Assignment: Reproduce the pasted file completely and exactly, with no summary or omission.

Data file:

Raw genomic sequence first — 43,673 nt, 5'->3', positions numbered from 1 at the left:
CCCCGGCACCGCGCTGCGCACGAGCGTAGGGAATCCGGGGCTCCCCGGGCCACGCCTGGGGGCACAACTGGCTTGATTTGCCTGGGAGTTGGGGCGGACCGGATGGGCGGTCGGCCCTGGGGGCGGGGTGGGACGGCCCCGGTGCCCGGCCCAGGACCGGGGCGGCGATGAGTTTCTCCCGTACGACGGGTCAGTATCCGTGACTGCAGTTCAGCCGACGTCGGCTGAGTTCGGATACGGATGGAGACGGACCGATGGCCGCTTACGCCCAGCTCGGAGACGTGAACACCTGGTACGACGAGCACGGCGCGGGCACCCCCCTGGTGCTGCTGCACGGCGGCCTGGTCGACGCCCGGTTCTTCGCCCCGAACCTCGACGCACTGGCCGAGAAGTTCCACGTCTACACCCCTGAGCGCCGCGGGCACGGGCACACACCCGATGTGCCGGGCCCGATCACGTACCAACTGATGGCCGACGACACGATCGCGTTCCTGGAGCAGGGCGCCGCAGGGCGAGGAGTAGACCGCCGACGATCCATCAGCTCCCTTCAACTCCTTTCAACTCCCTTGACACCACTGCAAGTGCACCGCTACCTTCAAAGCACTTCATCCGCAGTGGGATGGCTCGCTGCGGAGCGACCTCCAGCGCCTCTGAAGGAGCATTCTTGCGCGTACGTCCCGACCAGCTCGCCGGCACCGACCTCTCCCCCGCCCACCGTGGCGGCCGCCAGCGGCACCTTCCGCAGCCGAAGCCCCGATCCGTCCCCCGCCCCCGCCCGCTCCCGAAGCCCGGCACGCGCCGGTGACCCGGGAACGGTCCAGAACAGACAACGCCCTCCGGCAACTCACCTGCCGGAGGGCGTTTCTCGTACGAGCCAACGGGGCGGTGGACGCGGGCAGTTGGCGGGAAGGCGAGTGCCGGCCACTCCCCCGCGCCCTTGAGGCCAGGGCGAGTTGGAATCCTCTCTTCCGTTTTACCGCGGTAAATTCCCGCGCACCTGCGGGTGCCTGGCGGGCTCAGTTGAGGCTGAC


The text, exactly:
Raw genomic sequence first — 43,673 nt, 5'->3', positions numbered from 1 at the left:
CCCCGGCACCGCGCTGCGCACGAGCGTAGGGAATCCGGGGCTCCCCGGGCCACGCCTGGGGGCACAACTGGCTTGATTTGCCTGGGAGTTGGGGCGGACCGGATGGGCGGTCGGCCCTGGGGGCGGGGTGGGACGGCCCCGGTGCCCGGCCCAGGACCGGGGCGGCGATGAGTTTCTCCCGTACGACGGGTCAGTATCCGTGACTGCAGTTCAGCCGACGTCGGCTGAGTTCGGATACGGATGGAGACGGACCGATGGCCGCTTACGCCCAGCTCGGAGACGTGAACACCTGGTACGACGAGCACGGCGCGGGCACCCCCCTGGTGCTGCTGCACGGCGGCCTGGTCGACGCCCGGTTCTTCGCCCCGAACCTCGACGCACTGGCCGAGAAGTTCCACGTCTACACCCCTGAGCGCCGCGGGCACGGGCACACACCCGATGTGCCGGGCCCGATCACGTACCAACTGATGGCCGACGACACGATCGCGTTCCTGGAGCAGGGCGCCGCAGGGCGAGGAGTAGACCGCCGACGATCCATCAGCTCCCTTCAACTCCTTTCAACTCCCTTGACACCACTGCAAGTGCACCGCTACCTTCAAAGCACTTCATCCGCAGTGGGATGGCTCGCTGCGGAGCGACCTCCAGCGCCTCTGAAGGAGCATTCTTGCGCGTACGTCCCGACCAGCTCGCCGGCACCGACCTCTCCCCCGCCCACCGTGGCGGCCGCCAGCGGCACCTTCCGCAGCCGAAGCCCCGATCCGTCCCCCGCCCCCGCCCGCTCCCGAAGCCCGGCACGCGCCGGTGACCCGGGAACGGTCCAGAACAGACAACGCCCTCCGGCAACTCACCTGCCGGAGGGCGTTTCTCGTACGAGCCAACGGGGCGGTGGACGCGGGCAGTTGGCGGGAAGGCGAGTGCCGGCCACTCCCCCGCGCCCTTGAGGCCAGGGCGAGTTGGAATCCTCTCTTCCGTTTTACCGCGGTAAATTCCCGCGCACCTGCGGGTGCCTGGCGGGCTCAGTTGAGGCTGAC